Reminder of upcoming events:
Easton Garden Club will be selling greens at the Easton Historical Society Saturday, December 3rd
Easton Lion Clubs Annual Holiday Celebration is Sunday, December 4th
Easton Festival of Trees, sponsored by the Easton Charitable Trust, November 26th to December 11th at the Easton Country Club
Burying Grounds, Graveyards and Cemeteries. Easton has 36 cemeteries, both town-owned and
private. The oldest is the Old Burying Ground, established in 1705 and located on Church Street.
The last established cemetery is private; the Holy Cross Fathers Cemetery (1950) is located at
320 Washington Street. Before roads were ample and reliable in all seasons, when people lived
on isolated farms without good transport, the dead were often buried on their own homesteads.
Often the graves were unmarked, or only marked with piles of stones. Later when the property
changed hands, new owners may not have known or cared about the burial sites.
Some of Easton's burying grounds are very small and located in obscure places. I visited five
small and unusual burial grounds in Easton. The Asa Newcomb Graveyard, located at 11 Red
Mill Road in South Easton, includes only two graves. Asa's, who died at age 67 in 1827 and his
wife Sally's. Sally died in 1836, age 65. Asa Newcomb lived in "the extreme southwest part of
town" somewhere near the Norton line. In his History of Easton, Chaffin states the gravesite "is
carefully enclosed and well cared for." The same is true today. Chaffin refers to Red Mill Road
as Maple Street and it appears as such on early maps.
Newcomb Burying Ground
Another somewhat 'hidden' cemetery is the Almshouse Burying Ground (1845). It is located to
the rear between 30 and 34 Rachel Circle. "A lot of land sixty by forty-five feet was laid out
three hundred yards southwest" of the Almshouse for inmates who had no other option for
burial- no willing friends or relatives. At the time Chaffin noted that there were nineteen or
twenty unmarked graves. He suggested that it would be appropriate to provide headstones
inscribed with birth and death dates for these unfortunates. Today there is a marker for the
School Street Cemetery which notes that thirty-eight bodies are interred here, though "Their
names are known only to God." The cemetery is no longer surrounded by "a good stone-wall"
as it was in Chaffin's time.
Perez Packard, who at one time lived in the Maliff house on Lincoln Street, is buried in a grassy area that was once near the edge of Flyaway Pond. A very young son, and a daughter of about twenty, are buried with him. You can reach the site by parking on Flyaway Pond Drive and walking a short distance into the woods. There is a path that leads to a stone inscribed 'In
Memory of the Packard Family' (1878). As a family, the Packards came very early to Easton;
the earliest date a male Packard is mentioned in Chaffin is1709. Nathaniel Packard was one of
many petitioners writing 'To his Excellency Joseph Dudley, Esqr.' regarding the location of a
meetinghouse. Nathaniel Packard also appeared on the muster roll of minutemen in Easton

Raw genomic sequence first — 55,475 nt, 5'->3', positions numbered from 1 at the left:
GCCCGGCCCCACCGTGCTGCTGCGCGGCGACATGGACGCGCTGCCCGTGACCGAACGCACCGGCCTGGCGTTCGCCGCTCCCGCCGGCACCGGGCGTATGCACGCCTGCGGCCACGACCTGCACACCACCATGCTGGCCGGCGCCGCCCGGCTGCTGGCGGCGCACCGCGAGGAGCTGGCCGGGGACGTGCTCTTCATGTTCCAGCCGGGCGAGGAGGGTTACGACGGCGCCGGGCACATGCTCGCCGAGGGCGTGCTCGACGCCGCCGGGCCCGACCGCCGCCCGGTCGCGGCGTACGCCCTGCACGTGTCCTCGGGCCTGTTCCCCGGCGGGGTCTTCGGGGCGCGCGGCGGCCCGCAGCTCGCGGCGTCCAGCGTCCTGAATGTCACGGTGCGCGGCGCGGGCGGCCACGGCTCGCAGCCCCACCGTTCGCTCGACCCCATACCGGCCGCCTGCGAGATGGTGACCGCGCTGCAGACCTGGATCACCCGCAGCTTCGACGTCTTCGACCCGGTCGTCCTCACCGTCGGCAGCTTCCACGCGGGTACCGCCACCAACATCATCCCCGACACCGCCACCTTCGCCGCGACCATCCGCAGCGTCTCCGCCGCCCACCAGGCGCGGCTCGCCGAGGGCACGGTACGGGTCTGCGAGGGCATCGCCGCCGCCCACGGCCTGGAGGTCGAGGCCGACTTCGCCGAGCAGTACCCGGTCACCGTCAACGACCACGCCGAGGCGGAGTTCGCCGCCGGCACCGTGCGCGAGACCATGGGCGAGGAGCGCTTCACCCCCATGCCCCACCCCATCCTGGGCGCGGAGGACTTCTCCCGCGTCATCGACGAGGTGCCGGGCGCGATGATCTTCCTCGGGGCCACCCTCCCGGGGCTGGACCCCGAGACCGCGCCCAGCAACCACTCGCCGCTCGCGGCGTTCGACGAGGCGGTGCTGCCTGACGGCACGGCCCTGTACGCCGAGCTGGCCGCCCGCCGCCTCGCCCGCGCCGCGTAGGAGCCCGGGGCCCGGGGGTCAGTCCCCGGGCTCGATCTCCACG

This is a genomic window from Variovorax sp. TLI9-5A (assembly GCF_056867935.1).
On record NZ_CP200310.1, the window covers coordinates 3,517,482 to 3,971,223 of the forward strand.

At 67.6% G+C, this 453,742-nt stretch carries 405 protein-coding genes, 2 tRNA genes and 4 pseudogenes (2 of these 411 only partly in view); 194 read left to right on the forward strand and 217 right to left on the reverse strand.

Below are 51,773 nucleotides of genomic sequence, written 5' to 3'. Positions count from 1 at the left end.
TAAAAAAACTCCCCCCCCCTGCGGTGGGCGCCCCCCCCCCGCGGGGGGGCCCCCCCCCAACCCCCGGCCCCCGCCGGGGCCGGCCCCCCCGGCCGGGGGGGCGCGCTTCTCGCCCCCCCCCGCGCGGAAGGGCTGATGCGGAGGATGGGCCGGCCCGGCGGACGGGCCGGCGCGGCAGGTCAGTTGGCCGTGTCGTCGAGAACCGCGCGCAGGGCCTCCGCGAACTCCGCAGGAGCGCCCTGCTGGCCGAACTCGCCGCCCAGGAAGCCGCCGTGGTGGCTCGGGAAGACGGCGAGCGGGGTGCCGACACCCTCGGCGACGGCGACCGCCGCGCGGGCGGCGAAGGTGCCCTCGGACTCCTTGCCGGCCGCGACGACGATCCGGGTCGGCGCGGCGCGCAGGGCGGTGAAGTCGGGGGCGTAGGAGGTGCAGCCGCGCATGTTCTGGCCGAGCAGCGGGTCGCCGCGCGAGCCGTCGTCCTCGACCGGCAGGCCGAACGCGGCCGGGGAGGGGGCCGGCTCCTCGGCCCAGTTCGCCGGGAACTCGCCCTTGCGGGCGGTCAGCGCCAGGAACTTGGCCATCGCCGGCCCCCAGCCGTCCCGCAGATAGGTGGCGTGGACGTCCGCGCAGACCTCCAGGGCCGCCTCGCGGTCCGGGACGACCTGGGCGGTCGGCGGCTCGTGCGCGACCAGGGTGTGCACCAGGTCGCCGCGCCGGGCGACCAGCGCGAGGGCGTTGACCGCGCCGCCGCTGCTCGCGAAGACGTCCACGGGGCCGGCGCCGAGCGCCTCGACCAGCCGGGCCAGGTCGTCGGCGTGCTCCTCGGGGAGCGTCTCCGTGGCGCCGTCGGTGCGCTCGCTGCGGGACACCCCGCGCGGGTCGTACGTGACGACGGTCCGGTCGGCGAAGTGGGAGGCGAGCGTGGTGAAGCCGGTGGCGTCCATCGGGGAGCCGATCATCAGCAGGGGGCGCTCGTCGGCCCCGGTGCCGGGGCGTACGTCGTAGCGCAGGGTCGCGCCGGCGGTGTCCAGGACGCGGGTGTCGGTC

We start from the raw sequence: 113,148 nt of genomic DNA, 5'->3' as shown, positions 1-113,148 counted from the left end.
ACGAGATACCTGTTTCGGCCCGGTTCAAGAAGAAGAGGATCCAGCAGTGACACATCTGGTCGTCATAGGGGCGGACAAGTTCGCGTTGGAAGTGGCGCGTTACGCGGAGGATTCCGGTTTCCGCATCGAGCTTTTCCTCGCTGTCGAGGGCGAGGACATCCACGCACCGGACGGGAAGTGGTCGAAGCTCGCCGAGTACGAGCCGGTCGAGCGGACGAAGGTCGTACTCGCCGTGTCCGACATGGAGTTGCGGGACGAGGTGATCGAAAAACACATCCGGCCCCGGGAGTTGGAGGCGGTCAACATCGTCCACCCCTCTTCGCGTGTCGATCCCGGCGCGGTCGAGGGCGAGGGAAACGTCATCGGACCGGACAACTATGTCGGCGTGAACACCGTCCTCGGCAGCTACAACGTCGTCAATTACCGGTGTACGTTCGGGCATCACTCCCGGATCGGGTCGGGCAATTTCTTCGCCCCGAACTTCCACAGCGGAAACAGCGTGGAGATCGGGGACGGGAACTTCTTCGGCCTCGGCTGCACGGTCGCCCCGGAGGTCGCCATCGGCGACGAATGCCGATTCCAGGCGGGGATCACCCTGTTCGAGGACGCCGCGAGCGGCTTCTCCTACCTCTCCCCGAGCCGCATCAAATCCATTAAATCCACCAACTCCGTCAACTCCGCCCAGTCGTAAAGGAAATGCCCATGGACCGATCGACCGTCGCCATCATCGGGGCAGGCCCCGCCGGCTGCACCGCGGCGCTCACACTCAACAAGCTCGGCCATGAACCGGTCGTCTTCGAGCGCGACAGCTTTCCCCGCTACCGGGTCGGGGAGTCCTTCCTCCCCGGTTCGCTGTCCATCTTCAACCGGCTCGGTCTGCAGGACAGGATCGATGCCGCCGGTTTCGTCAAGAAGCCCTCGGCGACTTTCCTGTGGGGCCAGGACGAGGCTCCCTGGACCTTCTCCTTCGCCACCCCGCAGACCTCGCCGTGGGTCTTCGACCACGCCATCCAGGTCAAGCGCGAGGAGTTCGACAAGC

called to action after the first shots of the Revolution were fired in April of 1775.
He was a veteran of the Revolutionary War. As you can see in the photos the Veterans of Easton are wonderful about keeping fresh flags at all gravesites.
Captain Elisha Harvey, one of the earliest settlers in Easton, is buried on Elm Street near the
intersection with King Ave on the property of the Old Colony YMCA, Easton Branch. It is
possible that his grave (and others) were affected by modern construction in the area. Harvey came to Easton from Taunton before 1767 and during the Revolutionary War was present at many
important battles, including Brooklyn Heights and Yorktown. He was promoted from Sergeant to
Lieutenant, and toward the end of the war, Captain. He was known for being a brave officer.
When the war ended, he was living in Taunton but was back in Easton in 1790 and died here in
1821. He received a pension of thirty dollars a month in his old age.
Ichabod Manley's grave site is not far from the water tower near Roche Bros plaza in North
Easton. Take Rockmeadow Drive off Washington Street, turn right onto Pebblebrook and park
where the road bears to the left. Walk toward the left of the water tower and you will see, again
to your left, a small chained off area. There is only one stone and I could not read anything on it.
It took me two attempts to find the grave. On the map titled 'A Plan Of Ye Old Easton' based on
an original map drawn in 1750, Ichabod Manley's homestead appears in Easton's northeastern
corner, just south of the Stoughton line. His grave marker is in that approximate vicinity.
Ichabod Manley's gravesite near the water tower off of Washington Street.
Although not purposely hidden at the time, these gravesites are not easy to find today. I felt like a trespasser on occasion as I passed very close to modern homes. It is well that they are remembered and tended to. Although many burial sites are lost to time, it is good we treasure
what we have.
Pine needles underfoot on both
Pavement and path muffle all
Sound. Morning is quiet but for
The flutter of birds in the bittersweet
Anne Wooster Drury
I would like to recognize Ken Michael for putting together a special display for our Veteran’s Day open house at our Museum. I have attached